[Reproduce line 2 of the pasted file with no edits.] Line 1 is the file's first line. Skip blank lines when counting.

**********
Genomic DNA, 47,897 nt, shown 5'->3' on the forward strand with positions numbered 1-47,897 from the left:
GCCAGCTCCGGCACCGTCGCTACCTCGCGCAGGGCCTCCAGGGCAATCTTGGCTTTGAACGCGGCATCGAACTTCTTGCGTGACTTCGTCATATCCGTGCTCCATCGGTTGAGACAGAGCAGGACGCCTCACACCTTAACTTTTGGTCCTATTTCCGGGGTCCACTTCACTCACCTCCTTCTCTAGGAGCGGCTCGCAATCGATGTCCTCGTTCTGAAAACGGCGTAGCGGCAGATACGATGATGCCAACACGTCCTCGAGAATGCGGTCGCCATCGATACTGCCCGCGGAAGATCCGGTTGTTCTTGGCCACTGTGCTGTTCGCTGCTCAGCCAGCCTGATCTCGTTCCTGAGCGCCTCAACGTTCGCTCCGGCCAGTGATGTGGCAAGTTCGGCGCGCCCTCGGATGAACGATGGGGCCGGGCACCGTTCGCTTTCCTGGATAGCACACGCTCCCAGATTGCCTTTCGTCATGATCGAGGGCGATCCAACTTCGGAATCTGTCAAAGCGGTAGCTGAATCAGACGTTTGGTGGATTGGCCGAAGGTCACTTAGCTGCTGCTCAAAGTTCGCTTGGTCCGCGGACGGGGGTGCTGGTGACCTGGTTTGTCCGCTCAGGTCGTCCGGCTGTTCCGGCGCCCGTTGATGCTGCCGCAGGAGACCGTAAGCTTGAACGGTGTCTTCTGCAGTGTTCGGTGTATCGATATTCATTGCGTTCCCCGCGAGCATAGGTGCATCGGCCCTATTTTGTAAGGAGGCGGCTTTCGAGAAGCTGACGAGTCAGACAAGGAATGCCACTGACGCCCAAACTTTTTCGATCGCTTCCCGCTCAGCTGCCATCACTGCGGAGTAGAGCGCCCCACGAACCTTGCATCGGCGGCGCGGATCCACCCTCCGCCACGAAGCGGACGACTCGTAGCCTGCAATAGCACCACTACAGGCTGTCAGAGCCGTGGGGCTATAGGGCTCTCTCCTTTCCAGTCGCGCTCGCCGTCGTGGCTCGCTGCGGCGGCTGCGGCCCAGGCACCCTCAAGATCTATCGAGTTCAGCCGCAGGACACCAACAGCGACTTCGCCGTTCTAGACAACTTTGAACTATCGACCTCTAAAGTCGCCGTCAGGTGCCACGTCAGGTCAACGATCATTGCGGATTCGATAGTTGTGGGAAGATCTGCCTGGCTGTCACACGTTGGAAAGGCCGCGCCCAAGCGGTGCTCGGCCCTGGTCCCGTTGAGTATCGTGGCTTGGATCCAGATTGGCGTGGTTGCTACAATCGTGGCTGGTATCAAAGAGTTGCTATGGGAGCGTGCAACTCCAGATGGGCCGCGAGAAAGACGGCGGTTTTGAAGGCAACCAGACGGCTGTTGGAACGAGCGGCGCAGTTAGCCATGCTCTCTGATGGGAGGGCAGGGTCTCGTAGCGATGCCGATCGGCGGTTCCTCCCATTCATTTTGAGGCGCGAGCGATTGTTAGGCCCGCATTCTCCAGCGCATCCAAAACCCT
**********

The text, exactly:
GCCAGCTCCGGCACCGTCGCTACCTCGCGCAGGGCCTCCAGGGCAATCTTGGCTTTGAACGCGGCATCGAACTTCTTGCGTGACTTCGTCATATCCGTGCTCCATCGGTTGAGACAGAGCAGGACGCCTCACACCTTAACTTTTGGTCCTATTTCCGGGGTCCACTTCACTCACCTCCTTCTCTAGGAGCGGCTCGCAATCGATGTCCTCGTTCTGAAAACGGCGTAGCGGCAGATACGATGATGCCAACACGTCCTCGAGAATGCGGTCGCCATCGATACTGCCCGCGGAAGATCCGGTTGTTCTTGGCCACTGTGCTGTTCGCTGCTCAGCCAGCCTGATCTCGTTCCTGAGCGCCTCAACGTTCGCTCCGGCCAGTGATGTGGCAAGTTCGGCGCGCCCTCGGATGAACGATGGGGCCGGGCACCGTTCGCTTTCCTGGATAGCACACGCTCCCAGATTGCCTTTCGTCATGATCGAGGGCGATCCAACTTCGGAATCTGTCAAAGCGGTAGCTGAATCAGACGTTTGGTGGATTGGCCGAAGGTCACTTAGCTGCTGCTCAAAGTTCGCTTGGTCCGCGGACGGGGGTGCTGGTGACCTGGTTTGTCCGCTCAGGTCGTCCGGCTGTTCCGGCGCCCGTTGATGCTGCCGCAGGAGACCGTAAGCTTGAACGGTGTCTTCTGCAGTGTTCGGTGTATCGATATTCATTGCGTTCCCCGCGAGCATAGGTGCATCGGCCCTATTTTGTAAGGAGGCGGCTTTCGAGAAGCTGACGAGTCAGACAAGGAATGCCACTGACGCCCAAACTTTTTCGATCGCTTCCCGCTCAGCTGCCATCACTGCGGAGTAGAGCGCCCCACGAACCTTGCATCGGCGGCGCGGATCCACCCTCCGCCACGAAGCGGACGACTCGTAGCCTGCAATAGCACCACTACAGGCTGTCAGAGCCGTGGGGCTATAGGGCTCTCTCCTTTCCAGTCGCGCTCGCCGTCGTGGCTCGCTGCGGCGGCTGCGGCCCAGGCACCCTCAAGATCTATCGAGTTCAGCCGCAGGACACCAACAGCGACTTCGCCGTTCTAGACAACTTTGAACTATCGACCTCTAAAGTCGCCGTCAGGTGCCACGTCAGGTCAACGATCATTGCGGATTCGATAGTTGTGGGAAGATCTGCCTGGCTGTCACACGTTGGAAAGGCCGCGCCCAAGCGGTGCTCGGCCCTGGTCCCGTTGAGTATCGTGGCTTGGATCCAGATTGGCGTGGTTGCTACAATCGTGGCTGGTATCAAAGAGTTGCTATGGGAGCGTGCAACTCCAGATGGGCCGCGAGAAAGACGGCGGTTTTGAAGGCAACCAGACGGCTGTTGGAACGAGCGGCGCAGTTAGCCATGCTCTCTGATGGGAGGGCAGGGTCTCGTAGCGATGCCGATCGGCGGTTCCTCCCATTCATTTTGAGGCGCGAGCGATTGTTAGGCCCGCATTCTCCAGCGCATCCAAAACCCT